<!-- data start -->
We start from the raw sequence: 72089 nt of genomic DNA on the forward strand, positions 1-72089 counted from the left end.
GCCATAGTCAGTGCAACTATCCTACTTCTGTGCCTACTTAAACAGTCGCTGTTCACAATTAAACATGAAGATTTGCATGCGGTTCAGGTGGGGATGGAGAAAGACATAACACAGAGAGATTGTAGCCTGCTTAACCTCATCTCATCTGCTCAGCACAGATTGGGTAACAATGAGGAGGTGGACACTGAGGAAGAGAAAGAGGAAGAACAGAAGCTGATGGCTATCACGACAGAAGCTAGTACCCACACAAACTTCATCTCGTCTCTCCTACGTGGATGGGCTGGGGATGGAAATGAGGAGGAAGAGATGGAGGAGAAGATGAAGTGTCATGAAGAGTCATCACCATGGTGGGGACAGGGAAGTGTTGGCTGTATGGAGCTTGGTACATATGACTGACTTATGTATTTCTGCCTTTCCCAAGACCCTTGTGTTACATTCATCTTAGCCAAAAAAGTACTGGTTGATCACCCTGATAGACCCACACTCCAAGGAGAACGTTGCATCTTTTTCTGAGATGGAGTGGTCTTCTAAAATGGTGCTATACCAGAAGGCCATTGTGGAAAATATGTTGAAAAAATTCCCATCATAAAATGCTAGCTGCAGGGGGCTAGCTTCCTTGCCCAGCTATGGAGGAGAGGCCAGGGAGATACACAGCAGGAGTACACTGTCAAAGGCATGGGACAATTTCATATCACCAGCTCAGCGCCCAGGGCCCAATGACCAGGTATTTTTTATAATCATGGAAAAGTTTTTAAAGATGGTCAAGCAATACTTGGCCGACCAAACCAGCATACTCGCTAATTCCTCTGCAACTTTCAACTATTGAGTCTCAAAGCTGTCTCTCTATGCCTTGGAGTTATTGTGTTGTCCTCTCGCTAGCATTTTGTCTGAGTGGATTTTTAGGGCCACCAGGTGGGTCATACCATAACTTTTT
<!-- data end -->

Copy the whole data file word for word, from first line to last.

We start from the raw sequence: 72089 nt of genomic DNA on the forward strand, positions 1-72089 counted from the left end.
GCCATAGTCAGTGCAACTATCCTACTTCTGTGCCTACTTAAACAGTCGCTGTTCACAATTAAACATGAAGATTTGCATGCGGTTCAGGTGGGGATGGAGAAAGACATAACACAGAGAGATTGTAGCCTGCTTAACCTCATCTCATCTGCTCAGCACAGATTGGGTAACAATGAGGAGGTGGACACTGAGGAAGAGAAAGAGGAAGAACAGAAGCTGATGGCTATCACGACAGAAGCTAGTACCCACACAAACTTCATCTCGTCTCTCCTACGTGGATGGGCTGGGGATGGAAATGAGGAGGAAGAGATGGAGGAGAAGATGAAGTGTCATGAAGAGTCATCACCATGGTGGGGACAGGGAAGTGTTGGCTGTATGGAGCTTGGTACATATGACTGACTTATGTATTTCTGCCTTTCCCAAGACCCTTGTGTTACATTCATCTTAGCCAAAAAAGTACTGGTTGATCACCCTGATAGACCCACACTCCAAGGAGAACGTTGCATCTTTTTCTGAGATGGAGTGGTCTTCTAAAATGGTGCTATACCAGAAGGCCATTGTGGAAAATATGTTGAAAAAATTCCCATCATAAAATGCTAGCTGCAGGGGGCTAGCTTCCTTGCCCAGCTATGGAGGAGAGGCCAGGGAGATACACAGCAGGAGTACACTGTCAAAGGCATGGGACAATTTCATATCACCAGCTCAGCGCCCAGGGCCCAATGACCAGGTATTTTTTATAATCATGGAAAAGTTTTTAAAGATGGTCAAGCAATACTTGGCCGACCAAACCAGCATACTCGCTAATTCCTCTGCAACTTTCAACTATTGAGTCTCAAAGCTGTCTCTCTATGCCTTGGAGTTATTGTGTTGTCCTCTCGCTAGCATTTTGTCTGAGTGGATTTTTAGGGCCACCAGGTGGGTCATACCATAACTTTTT